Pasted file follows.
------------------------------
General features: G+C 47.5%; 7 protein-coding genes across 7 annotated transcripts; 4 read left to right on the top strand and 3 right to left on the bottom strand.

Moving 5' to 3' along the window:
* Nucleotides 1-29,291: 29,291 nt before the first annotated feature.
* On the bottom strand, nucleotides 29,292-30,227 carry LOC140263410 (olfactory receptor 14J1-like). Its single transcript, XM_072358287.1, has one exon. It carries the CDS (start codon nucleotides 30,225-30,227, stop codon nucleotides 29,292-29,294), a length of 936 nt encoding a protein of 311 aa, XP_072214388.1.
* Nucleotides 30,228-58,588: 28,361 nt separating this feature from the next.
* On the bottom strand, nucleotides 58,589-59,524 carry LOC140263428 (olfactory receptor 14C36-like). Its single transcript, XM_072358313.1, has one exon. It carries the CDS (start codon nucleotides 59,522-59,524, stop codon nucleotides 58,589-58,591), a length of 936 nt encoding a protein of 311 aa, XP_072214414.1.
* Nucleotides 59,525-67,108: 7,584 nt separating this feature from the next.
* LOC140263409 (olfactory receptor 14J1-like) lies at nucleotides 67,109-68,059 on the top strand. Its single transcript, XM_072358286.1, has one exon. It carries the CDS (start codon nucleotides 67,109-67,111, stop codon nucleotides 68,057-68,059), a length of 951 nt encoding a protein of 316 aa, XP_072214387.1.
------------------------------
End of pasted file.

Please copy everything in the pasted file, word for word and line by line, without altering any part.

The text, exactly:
General features: G+C 47.5%; 7 protein-coding genes across 7 annotated transcripts; 4 read left to right on the top strand and 3 right to left on the bottom strand.

Moving 5' to 3' along the window:
* Nucleotides 1-29,291: 29,291 nt before the first annotated feature.
* On the bottom strand, nucleotides 29,292-30,227 carry LOC140263410 (olfactory receptor 14J1-like). Its single transcript, XM_072358287.1, has one exon. It carries the CDS (start codon nucleotides 30,225-30,227, stop codon nucleotides 29,292-29,294), a length of 936 nt encoding a protein of 311 aa, XP_072214388.1.
* Nucleotides 30,228-58,588: 28,361 nt separating this feature from the next.
* On the bottom strand, nucleotides 58,589-59,524 carry LOC140263428 (olfactory receptor 14C36-like). Its single transcript, XM_072358313.1, has one exon. It carries the CDS (start codon nucleotides 59,522-59,524, stop codon nucleotides 58,589-58,591), a length of 936 nt encoding a protein of 311 aa, XP_072214414.1.
* Nucleotides 59,525-67,108: 7,584 nt separating this feature from the next.
* LOC140263409 (olfactory receptor 14J1-like) lies at nucleotides 67,109-68,059 on the top strand. Its single transcript, XM_072358286.1, has one exon. It carries the CDS (start codon nucleotides 67,109-67,111, stop codon nucleotides 68,057-68,059), a length of 951 nt encoding a protein of 316 aa, XP_072214387.1.